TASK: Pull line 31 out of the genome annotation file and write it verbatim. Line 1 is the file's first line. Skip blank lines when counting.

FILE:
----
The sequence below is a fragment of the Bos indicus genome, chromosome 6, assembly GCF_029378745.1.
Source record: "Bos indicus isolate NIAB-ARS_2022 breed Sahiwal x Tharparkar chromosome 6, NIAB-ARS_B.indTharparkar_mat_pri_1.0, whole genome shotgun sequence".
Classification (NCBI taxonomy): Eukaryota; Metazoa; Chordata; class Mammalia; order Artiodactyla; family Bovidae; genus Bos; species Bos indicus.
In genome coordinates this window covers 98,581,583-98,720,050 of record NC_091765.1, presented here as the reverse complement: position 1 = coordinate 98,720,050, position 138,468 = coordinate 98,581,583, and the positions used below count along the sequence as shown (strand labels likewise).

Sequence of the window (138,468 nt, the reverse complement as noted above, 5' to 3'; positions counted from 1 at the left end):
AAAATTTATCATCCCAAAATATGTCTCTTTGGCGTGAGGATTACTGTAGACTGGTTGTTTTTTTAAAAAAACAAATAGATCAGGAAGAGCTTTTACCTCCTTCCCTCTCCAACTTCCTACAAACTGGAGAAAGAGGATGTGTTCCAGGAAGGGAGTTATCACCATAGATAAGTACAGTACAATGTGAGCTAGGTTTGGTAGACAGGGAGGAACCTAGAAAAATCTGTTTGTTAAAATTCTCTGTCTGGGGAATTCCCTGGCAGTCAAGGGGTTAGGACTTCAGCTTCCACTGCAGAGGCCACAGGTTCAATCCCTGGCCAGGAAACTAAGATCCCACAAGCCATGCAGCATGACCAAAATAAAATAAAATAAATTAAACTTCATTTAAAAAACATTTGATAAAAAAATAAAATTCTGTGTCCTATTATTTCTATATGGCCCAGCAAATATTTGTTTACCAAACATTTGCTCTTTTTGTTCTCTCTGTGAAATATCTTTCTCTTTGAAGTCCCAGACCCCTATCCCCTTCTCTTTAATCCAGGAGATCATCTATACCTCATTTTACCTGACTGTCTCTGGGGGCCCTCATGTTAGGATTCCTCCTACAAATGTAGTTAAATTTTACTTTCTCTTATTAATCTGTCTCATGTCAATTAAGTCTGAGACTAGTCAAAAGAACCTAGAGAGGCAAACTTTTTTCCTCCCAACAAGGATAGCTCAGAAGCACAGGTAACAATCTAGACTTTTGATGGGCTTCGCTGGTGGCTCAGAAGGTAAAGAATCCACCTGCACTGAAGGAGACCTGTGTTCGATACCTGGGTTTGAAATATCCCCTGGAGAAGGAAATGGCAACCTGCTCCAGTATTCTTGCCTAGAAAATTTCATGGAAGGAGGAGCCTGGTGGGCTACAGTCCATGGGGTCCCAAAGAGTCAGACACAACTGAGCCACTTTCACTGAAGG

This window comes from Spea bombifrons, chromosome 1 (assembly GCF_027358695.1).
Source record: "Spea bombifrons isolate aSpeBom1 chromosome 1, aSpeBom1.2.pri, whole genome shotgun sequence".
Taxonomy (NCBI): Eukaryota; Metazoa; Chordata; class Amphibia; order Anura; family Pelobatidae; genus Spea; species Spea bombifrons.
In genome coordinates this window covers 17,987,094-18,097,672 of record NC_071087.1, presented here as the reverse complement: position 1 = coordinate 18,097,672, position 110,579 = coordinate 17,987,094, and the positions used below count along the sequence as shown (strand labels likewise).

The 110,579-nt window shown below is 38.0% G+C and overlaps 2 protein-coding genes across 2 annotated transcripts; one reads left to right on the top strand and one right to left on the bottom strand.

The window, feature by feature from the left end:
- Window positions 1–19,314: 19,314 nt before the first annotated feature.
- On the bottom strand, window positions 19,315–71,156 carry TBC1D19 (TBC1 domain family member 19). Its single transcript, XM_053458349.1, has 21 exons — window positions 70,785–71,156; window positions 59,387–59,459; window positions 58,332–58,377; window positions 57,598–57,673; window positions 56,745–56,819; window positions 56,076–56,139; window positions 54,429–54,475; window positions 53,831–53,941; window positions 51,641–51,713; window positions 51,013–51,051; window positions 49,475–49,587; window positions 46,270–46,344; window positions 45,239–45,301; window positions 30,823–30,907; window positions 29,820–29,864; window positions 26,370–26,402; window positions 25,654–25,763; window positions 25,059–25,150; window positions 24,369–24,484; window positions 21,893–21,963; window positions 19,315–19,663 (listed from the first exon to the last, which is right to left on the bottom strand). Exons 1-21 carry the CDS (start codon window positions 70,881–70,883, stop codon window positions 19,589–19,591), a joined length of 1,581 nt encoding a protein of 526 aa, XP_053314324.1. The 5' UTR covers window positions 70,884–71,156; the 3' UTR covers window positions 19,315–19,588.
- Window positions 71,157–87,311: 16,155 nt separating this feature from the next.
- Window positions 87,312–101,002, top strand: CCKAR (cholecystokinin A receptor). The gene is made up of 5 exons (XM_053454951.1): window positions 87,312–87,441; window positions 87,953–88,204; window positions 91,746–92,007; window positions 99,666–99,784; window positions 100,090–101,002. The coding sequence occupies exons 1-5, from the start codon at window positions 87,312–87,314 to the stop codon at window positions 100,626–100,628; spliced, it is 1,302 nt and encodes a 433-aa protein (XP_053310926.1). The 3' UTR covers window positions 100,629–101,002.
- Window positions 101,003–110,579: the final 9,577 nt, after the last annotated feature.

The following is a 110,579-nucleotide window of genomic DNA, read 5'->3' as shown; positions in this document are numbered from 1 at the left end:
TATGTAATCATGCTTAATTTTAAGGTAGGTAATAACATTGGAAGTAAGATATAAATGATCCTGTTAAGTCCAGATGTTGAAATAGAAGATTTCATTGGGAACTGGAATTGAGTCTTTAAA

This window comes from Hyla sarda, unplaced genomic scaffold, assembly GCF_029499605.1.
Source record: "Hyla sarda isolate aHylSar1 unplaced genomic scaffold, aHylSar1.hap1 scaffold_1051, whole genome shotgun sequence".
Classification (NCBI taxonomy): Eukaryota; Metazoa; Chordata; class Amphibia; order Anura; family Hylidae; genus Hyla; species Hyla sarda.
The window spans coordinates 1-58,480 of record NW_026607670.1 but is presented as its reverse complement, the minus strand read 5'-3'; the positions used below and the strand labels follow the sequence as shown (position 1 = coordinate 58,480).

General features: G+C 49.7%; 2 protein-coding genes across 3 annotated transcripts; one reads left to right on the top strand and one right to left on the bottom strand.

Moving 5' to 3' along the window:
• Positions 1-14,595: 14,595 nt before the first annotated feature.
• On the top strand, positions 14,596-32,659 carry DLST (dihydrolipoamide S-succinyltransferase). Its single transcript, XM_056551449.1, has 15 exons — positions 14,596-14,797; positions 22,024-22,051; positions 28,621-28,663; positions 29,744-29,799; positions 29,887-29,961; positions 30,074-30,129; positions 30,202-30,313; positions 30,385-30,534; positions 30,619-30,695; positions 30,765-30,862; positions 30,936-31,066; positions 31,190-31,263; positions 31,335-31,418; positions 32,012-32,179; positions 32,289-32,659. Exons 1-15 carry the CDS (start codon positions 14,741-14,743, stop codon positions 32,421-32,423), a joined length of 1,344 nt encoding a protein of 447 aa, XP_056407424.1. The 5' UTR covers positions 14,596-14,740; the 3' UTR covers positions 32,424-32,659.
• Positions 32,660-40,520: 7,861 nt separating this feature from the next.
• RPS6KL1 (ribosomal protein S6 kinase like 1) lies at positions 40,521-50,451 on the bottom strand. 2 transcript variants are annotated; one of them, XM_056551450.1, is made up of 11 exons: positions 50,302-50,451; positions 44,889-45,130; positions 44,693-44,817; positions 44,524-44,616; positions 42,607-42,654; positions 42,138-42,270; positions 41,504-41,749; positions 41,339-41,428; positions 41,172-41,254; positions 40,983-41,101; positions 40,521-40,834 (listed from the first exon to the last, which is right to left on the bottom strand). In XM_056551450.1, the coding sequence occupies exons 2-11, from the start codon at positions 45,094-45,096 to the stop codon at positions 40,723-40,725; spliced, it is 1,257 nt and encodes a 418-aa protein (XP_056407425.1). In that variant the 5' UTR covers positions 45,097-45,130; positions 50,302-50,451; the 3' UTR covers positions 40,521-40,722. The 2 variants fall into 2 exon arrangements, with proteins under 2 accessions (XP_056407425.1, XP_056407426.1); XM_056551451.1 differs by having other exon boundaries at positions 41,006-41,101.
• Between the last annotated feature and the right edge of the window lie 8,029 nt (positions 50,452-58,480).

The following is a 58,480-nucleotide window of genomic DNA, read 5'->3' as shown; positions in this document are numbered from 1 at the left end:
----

The following is a 58,480-nucleotide window of genomic DNA, read 5'->3' as shown; positions in this document are numbered from 1 at the left end: